KFAQ Transmitter Tour
October 18, 2003
Our host for the transmitter tour was Ray Klotz, chief engineer for KFAQ and KVOO. The KFAQ transmitter site is located on the south side of East 11th street between 145th E Ave and 161st E Ave in Tulsa. This site has been in operation since the late 40's. There are three large towers on the site and a single transmitter building. Pictures from the tour can be found on the OKVRC website under the Events area.
KFAQ operates at 1170 KHz at a power level of 50kw non-directional daytime, and 50kw directional nighttime. The directional pattern protects WWVA in Wheeling, West Virginia. The main transmitter is 25 years old. It was manufactured by Harris and sold to the station by Curt Lutz, our VP of the Tulsa chapter of OKVRC. It uses two 4CX1500 tubes for low-level power generation / modulation and two 4CX35000 tubes for the final power amplifier. The final tubes cost $8600 new. It uses a method of AM pulse modulation that was quite innovative when first introduced. The power supply for the transmitter runs at 25,000 volts. The transmitter consumes 109kw of AC power per hour when running.
There is also 10kw solid-state backup transmitter that was made by Nautel. This transmitter was on the air and running 4kw output when we visited the station, because of a recent power supply problem with the main transmitter. KFAQ is planning to purchase a new Harris 50kw solid-state transmitter within the next few months. As part of the upgrade they will also be installing a new digital AM system, which will run on the same frequency. AM digital service is new to the USA, and will provide "FM station" quality. Combination analog/digital radios will start to be available within the next few months, with a big marketing push in 2004.
The station has a new 75kw air-cooled dummy load that is connected to the transmitter that is off the air. Ray showed us some dramatic pictures of the old dummy load when it failed during a power failure recovery sequence.
An adjustable phasing system is used to generate the three antenna feeds for directional pattern operation at night. During the day, only the center tower is used, however one of the other towers can be used when needed for maintenance purposes.
The station is closely monitored with a Burk remote control system, and can be completely controlled from the studio, or even over a telephone line form anywhere in the world. It also pages station personnel on their cell phones when it detects any problems.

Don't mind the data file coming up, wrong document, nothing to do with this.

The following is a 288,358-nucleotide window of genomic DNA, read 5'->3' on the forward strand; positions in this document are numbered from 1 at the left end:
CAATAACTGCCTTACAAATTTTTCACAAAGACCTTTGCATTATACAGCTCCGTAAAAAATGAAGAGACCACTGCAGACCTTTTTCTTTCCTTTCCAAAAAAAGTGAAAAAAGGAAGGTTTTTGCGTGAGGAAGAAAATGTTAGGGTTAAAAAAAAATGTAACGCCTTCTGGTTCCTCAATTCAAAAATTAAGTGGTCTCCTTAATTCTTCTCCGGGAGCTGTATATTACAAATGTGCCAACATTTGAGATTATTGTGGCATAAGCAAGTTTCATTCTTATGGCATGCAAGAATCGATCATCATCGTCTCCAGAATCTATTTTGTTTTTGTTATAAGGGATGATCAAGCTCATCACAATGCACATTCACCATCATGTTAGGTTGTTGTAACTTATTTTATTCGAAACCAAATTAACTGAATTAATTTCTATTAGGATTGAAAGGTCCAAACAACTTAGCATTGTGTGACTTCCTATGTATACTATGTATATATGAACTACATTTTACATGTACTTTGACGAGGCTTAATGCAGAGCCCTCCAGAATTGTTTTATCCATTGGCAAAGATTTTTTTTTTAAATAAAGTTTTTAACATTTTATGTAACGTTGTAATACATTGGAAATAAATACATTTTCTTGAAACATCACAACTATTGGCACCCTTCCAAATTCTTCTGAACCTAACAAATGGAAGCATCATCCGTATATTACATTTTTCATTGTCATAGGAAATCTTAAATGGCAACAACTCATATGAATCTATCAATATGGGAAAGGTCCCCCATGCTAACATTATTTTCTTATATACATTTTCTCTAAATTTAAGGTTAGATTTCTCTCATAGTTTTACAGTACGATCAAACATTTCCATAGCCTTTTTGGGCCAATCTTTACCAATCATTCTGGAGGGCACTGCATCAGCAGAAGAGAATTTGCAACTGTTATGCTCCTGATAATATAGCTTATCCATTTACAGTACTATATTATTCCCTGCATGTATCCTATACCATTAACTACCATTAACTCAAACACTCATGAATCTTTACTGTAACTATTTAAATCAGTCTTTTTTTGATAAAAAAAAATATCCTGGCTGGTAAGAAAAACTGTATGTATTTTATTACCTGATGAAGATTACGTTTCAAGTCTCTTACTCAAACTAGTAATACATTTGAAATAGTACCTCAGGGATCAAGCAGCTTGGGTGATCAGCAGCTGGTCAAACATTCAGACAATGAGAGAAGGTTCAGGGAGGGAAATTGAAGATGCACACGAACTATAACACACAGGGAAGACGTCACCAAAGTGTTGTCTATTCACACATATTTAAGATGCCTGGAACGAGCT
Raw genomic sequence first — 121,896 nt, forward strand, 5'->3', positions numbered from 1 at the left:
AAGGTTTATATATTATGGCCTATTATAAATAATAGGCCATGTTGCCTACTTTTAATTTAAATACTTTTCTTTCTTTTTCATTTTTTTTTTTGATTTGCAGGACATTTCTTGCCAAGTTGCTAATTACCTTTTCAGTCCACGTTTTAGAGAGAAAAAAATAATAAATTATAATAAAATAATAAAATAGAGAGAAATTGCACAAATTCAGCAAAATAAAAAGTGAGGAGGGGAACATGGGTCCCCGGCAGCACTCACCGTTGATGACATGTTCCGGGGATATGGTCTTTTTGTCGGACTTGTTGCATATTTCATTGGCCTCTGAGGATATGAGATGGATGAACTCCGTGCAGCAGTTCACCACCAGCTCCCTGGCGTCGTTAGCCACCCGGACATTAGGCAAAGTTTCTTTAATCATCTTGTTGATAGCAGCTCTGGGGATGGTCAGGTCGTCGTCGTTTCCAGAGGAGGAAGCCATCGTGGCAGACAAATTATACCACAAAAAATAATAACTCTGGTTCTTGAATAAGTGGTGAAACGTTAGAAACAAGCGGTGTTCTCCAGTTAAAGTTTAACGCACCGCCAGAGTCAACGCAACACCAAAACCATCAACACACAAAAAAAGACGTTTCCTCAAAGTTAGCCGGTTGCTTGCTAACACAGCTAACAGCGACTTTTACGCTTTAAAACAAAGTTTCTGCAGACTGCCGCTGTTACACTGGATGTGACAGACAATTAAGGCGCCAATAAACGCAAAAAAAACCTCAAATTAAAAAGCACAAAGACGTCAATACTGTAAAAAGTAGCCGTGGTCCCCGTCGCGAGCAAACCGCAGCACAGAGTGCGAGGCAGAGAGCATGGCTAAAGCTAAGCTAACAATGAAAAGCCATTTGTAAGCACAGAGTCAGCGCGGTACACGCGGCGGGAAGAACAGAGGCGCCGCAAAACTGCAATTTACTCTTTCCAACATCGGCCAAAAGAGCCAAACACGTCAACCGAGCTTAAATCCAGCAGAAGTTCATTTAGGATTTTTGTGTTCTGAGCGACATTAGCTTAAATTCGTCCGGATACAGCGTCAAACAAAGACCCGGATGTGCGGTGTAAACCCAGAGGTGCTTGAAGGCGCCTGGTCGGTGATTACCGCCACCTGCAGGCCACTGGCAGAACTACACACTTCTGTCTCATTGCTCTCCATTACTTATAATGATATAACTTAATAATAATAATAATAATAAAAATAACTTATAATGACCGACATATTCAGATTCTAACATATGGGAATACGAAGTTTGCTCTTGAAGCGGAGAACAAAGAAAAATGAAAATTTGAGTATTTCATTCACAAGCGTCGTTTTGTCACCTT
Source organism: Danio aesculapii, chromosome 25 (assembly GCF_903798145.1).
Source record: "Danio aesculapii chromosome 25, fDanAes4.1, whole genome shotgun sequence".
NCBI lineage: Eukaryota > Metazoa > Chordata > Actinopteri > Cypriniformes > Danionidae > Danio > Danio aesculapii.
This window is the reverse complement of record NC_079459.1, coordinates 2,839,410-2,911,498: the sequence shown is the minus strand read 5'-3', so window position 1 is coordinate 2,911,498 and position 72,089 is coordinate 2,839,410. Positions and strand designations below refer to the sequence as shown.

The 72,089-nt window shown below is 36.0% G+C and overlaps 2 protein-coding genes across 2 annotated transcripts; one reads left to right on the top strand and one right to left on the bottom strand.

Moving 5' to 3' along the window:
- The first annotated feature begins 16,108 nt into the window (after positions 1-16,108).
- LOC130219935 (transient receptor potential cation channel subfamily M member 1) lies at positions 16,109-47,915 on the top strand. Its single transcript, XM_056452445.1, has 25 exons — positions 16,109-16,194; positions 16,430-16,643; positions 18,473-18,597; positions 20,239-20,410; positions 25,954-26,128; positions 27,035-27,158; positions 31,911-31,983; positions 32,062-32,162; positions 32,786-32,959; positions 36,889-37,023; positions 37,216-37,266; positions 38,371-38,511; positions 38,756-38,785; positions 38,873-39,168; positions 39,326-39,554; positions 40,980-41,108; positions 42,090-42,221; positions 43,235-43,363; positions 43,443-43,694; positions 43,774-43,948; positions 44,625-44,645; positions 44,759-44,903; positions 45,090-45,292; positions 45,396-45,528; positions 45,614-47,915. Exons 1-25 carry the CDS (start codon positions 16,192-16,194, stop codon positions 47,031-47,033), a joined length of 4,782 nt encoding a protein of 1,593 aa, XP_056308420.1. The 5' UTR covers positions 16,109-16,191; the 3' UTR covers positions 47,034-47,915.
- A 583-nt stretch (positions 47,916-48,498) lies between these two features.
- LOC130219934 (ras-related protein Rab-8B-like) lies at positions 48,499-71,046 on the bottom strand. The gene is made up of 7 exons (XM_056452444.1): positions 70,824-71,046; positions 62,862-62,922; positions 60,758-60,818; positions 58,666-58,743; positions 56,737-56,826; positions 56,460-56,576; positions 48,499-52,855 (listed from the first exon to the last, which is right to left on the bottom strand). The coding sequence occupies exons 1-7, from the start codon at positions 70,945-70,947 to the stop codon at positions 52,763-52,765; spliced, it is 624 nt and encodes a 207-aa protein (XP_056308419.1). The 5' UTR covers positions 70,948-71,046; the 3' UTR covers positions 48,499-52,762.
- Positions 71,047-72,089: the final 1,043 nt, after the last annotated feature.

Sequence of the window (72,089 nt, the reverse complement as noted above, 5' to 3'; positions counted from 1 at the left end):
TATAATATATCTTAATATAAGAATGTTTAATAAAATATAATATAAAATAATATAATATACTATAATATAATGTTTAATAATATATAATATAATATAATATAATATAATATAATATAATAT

The station has three 450-foot towers, located about 250 feet apart in a straight line. These are ½ wavelength antennas. We were given a close up look at the towers and their impedance matching circuits, which are located in small buildings at the foot of each tower. The tower itself is the antenna, sitting on a ceramic insulator. The towers are rather unusual in design, because they are four sided - and six foot wide on each face. Normally, towers are three side and much smaller on the face. The larger dimensions provide wider bandwidth that is helpful for providing better audio quality for AM broadcasting.
Ray described the antenna lightening protection and matching circuitry in detail. The coils and capacitors were extremely large and very high quality. Everyone was impressed with the functionality and appearance of the matching system. Each tower has a 120 wire ground plane system buried 8-12 inches under ground. About half of the wires are 450 feet long, the rest are around 100 feet. The guy wires have ceramic insulators that break them up into electrically odd lengths. Ray also described how the electrical power for the tower lights is connected, an issue for all antenna towers. The towers are painted every seven years. Specialists are hired for all tower work.
KFAQ stands for "Frequently Asked Questions" which matches their recent change to an all talk format. Originally, the call letters were KVOO, which stood for the "Voice Of Oklahoma", and are still used on their FM station.
Everyone who attended the meeting had a great time, and we really enjoyed all the information that Ray shared about radio station operation, history and future plans. Ray was particularly good about describing technical aspects of the operation in an understandable fashion.